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This was found under two layers of sheet vinyl flooring in a late 1940s house. Subfloor is fir and there appears to be a black tar-like mastic between it and the wood. The green underlayment feels sort of like construction paper that kids cut shapes out of.

I'm going to install a new floor and want to know what it is that I'm sitting on top of.

UPDATE

In response to the comments below, yes, I am aware of asbestos concerns. And no, this is not the original linoleum. It is a paper like substance that is clearly being used as an underlayment.

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  • why do you not include a closeup picture of the material in question? – jsotola May 28 '20 at 5:00
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    Tar like adhesive on the floor of a 1940's house? It looks like you are sanding it to remove it....... Did you test for asbestos first? Asbestos was VERY common in "tar like" substances back in the day. – Gunner May 28 '20 at 9:51
  • Agreed with Gunner. It's quite possible you do not want to know what this is, nor remove it. Encapsulate it with your new flooring, disturbing it as little as possible, unless you're going to send off a sample for testing, to confirm an assumption that you should be working under anyway. A confirmation that I think you would have to legally disclose when you sell the house. – Mazura May 28 '20 at 12:04
  • ... or w/e. My grandpa was a pipe fitter his entire life. He died from emphysema at the age of 95 having smoked cigarettes for 40y. He did have part of his finger and one of his 'goodies' removed due to cancer though. If you've got kids in the house however, that's a different story. – Mazura May 28 '20 at 12:14
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    Yours is probably hardboard if it's noticeably thick. IDK what that stuff's made from. As with anything +80yo, 'work under the assumption' that it's something you shouldn't be breathing and try to handle it carefully to avoid it becoming friable (make dust). – Mazura May 28 '20 at 22:10
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Underneath vinyl tile (which if old enough may contain asbestos) was usually either rosin paper, hardboard, or cutback.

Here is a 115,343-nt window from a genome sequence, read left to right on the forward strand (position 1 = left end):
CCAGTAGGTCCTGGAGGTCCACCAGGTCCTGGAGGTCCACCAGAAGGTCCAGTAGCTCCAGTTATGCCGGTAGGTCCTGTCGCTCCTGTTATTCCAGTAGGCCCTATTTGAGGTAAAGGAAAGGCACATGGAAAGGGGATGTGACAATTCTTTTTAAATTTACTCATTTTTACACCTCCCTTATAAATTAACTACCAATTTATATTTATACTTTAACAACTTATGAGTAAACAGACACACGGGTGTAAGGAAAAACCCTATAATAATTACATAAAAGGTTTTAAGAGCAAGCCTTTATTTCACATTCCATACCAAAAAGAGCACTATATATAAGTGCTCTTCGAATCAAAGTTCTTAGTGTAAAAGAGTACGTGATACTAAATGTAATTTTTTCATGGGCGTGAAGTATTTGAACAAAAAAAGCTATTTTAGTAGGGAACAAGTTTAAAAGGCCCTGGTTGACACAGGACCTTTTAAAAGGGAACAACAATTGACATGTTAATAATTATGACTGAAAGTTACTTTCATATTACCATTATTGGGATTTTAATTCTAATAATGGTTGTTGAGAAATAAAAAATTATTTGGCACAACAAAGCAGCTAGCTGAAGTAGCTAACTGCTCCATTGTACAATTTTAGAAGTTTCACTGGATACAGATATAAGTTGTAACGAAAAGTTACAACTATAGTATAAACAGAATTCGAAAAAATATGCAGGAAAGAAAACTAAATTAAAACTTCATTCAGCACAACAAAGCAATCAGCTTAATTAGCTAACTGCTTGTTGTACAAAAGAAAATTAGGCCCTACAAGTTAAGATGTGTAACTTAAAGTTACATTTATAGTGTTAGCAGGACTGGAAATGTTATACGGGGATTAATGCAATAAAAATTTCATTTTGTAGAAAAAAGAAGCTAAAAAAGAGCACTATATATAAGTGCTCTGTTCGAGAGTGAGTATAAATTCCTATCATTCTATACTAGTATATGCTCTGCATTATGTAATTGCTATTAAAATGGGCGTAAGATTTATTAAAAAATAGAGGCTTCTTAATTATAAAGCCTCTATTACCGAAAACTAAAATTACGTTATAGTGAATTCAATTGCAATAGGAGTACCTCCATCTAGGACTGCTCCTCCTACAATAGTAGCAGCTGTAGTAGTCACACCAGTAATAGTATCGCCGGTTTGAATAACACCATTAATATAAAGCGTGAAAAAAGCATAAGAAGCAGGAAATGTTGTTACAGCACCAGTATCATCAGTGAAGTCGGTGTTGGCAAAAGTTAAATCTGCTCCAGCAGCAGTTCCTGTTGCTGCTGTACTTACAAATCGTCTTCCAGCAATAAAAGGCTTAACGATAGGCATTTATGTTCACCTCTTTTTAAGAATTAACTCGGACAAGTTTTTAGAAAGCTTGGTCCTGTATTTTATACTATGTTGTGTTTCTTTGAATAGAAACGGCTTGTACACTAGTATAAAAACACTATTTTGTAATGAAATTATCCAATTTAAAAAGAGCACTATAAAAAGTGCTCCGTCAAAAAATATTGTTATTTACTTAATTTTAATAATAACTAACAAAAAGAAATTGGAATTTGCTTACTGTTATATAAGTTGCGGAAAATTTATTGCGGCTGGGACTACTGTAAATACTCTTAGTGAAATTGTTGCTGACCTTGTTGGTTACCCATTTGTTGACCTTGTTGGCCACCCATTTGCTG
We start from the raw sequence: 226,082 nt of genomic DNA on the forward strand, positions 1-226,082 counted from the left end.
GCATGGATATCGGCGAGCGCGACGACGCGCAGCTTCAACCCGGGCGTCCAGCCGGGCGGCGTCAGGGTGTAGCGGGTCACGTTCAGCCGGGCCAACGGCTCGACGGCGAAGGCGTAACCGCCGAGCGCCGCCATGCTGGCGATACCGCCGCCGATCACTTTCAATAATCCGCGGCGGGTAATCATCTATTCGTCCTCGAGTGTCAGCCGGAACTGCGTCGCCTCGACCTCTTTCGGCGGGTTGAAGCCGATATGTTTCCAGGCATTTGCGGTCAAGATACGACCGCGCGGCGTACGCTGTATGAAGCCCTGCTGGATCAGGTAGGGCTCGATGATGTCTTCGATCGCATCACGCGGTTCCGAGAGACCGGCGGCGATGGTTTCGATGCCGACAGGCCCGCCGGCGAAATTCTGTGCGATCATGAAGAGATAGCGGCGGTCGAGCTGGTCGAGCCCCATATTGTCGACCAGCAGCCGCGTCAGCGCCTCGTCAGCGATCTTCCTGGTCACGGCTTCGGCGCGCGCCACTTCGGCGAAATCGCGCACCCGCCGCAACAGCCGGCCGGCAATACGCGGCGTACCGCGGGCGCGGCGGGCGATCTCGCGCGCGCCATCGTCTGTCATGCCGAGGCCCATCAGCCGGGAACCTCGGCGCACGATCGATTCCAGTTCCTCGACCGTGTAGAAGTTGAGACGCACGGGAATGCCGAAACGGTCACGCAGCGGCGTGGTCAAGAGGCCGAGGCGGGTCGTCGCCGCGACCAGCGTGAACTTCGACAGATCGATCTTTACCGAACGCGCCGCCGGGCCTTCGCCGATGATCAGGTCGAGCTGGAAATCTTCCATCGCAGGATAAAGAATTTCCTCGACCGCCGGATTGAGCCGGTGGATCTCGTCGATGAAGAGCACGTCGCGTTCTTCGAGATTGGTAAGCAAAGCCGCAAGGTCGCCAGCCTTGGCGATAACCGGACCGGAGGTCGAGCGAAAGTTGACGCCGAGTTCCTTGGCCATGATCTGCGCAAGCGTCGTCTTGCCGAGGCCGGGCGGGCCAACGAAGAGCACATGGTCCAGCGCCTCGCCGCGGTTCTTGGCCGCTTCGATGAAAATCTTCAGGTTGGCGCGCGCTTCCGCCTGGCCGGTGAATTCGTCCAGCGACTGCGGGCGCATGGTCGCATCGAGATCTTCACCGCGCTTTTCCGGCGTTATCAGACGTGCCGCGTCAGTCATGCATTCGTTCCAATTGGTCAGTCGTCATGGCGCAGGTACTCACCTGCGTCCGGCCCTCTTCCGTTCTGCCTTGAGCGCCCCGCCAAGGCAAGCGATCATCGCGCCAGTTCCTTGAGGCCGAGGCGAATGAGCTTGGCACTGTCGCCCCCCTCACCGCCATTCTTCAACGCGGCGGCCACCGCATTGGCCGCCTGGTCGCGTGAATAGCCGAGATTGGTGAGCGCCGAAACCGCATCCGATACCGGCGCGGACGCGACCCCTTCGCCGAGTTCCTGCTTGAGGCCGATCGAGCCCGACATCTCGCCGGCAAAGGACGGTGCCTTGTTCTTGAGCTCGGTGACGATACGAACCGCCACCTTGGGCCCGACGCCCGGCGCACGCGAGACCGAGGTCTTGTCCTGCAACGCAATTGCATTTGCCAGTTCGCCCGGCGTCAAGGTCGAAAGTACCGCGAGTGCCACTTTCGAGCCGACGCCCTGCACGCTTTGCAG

Rosin paper is really thin and tears up into annoying little pieces. It's more or less readily identifiable; certainly not easily mistaken as either of the other two.

Hardboard is "often used as underlayment. Likely 1/8" thick. If so, you can remove or go over if in decent shape" with basically any type of flooring besides real tile.

Cutback... gah, is "that black tar stuff" which may or may not also contain asbestos.

Asphaltic cutback adhesive is an older type of mastic made with asphalt-based cement. As a petroleum-based material, the cutback is not softened by water. Some cutback adhesives contained asbestos. source


can be very difficult to remove unless you use shot-blasting equipment. Fortunately, most grout and mortar manufacturers make a thinset which will bond to "cut back" adhesive.

Typically, the "cut back" should be scraped smooth so the tile is not sitting on ridges of adhesive - although it does not have to be absolutely flat. Note, not all thinsets will bond to cutback so it is important to make sure the thinset used is made for that purpose.

Also, the adhesive must be true "cut back." That means it was made from asphaltic material, is not water sensitive, and will not soften when exposed to water. There are also black-colored latex-based vinyl adhesives that will not hold up under ceramic tile if they get wet. source


[If laying down new vinyl, the] plasticizers in the vinyl migrate down through and attack the Cutback Adhesive which softens it and then the cutback starts migrating up, causing staining in the vinyl flooring. Cutback Adhesive residue will also eventually bleed up through a felt-backed flooring product as well. source

It's easier to just rip up the subfloor if it's cutback. When I had to remove it from concrete, it required a scraper blade in an SDS (rotary) chipping hammer drill, a commercial floor machine with an abrasive pad, and several days of labor for a single room. Mineral spirits just made it gooey and even harder to scrape up, aside from being noxious and a fire hazard.

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